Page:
Some 7 percent of Colorado students are opted out of otherwise required vaccinations, according to an analysis by The Associated Press.
Opt-out rates vary by state. The highest exemption rate was Alaska, with 9 percent of students choosing not to receive shots. The lowest was Mississippi, with a rate of “essentially” 0 percent. Colorado’s exemption rate is 7 percent. The AP noted that exemption seekers are often middle-class, college-educated and white. There are exemption “hot spots” where alternative medicines are favored and others where “government-fearing libertarians” thrive, the analysis found. Read the full article here.
Gov. John Hickenlooper has announced a new entity called the Colorado Innovation Network to promote collaboration among government, business and higher education. With the acronym COIN, the network is designed “to stimulate economic growth, help create jobs and attract new businesses by supporting innovative business activities and establishing Colorado as the best state for business,” according to a news release from the governor’s office.
The governor tapped Ajay Menon as the state’s first Chief Innovation Officer. Menon is Dean of the College of Business at Colorado State University He will volunteer 20 hours a week for the state in addition his fulltime job at CSU.
“The Colorado Innovation Network is a roadmap for making Colorado the best state for innovation and where every road must lead to new jobs,” Hickenlooper said. “We’ll work statewide with industry leaders to build a business environment which promotes innovative practices, creates jobs and grows our economy.”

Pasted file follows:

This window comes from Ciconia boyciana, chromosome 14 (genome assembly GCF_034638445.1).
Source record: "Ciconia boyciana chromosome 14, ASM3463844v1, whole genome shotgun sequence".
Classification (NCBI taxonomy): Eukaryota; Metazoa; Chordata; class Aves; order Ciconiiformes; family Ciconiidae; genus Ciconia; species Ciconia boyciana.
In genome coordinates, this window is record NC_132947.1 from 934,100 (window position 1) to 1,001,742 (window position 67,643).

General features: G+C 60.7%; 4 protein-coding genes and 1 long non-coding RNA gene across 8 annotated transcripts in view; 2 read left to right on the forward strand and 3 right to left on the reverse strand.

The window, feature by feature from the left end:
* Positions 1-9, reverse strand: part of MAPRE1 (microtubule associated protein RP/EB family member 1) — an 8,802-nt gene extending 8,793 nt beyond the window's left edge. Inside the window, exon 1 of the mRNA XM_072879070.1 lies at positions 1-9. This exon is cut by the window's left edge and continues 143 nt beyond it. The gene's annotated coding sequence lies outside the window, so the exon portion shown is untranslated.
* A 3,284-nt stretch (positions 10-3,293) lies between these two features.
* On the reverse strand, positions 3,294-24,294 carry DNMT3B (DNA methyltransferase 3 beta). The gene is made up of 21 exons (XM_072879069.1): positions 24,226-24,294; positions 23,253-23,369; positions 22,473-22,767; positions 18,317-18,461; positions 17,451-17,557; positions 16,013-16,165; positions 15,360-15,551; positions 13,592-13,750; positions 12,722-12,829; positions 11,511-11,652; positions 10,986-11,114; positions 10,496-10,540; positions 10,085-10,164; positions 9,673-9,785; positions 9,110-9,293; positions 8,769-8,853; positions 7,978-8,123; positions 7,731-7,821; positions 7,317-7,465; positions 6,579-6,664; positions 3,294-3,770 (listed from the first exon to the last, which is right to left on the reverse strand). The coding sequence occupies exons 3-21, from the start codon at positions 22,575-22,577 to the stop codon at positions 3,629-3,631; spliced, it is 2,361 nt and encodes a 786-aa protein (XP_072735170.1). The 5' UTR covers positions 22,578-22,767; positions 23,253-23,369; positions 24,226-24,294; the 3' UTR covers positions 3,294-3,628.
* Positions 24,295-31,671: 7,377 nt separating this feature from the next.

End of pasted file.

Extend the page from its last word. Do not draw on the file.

The Colorado Innovation Network’s objectives are to build a business environment to foster innovation; retain jobs and support growth in key industries; pursue capital for project funding; establish Colorado’s reputation as the most innovative state; create a workforce with the right talent and job skills; and develop innovation-oriented performance metrics to demonstrate COIN’s economic growth impact. Read the full release here.
Good read from elsewhere:
The National Math and Science Initiative’s Advanced Placement program expanded to Colorado with support from the Colorado Legacy Foundation. The idea of the program was to help lower-income students, particularly Hispanics and African-Americans, pass challenging Advanced Placement tests and, ultimately, improve college readiness in the fields of science, technology, engineering and mathematics. Initially, Race to the Top (federal) money was envisioned as the source of funds to help with the incentives for teachers, but that fell through when Colorado’s bid for the federal grant wasn’t accepted. Results appear mixed at the outset among the seven schools in the Colorado pilot. Full article here.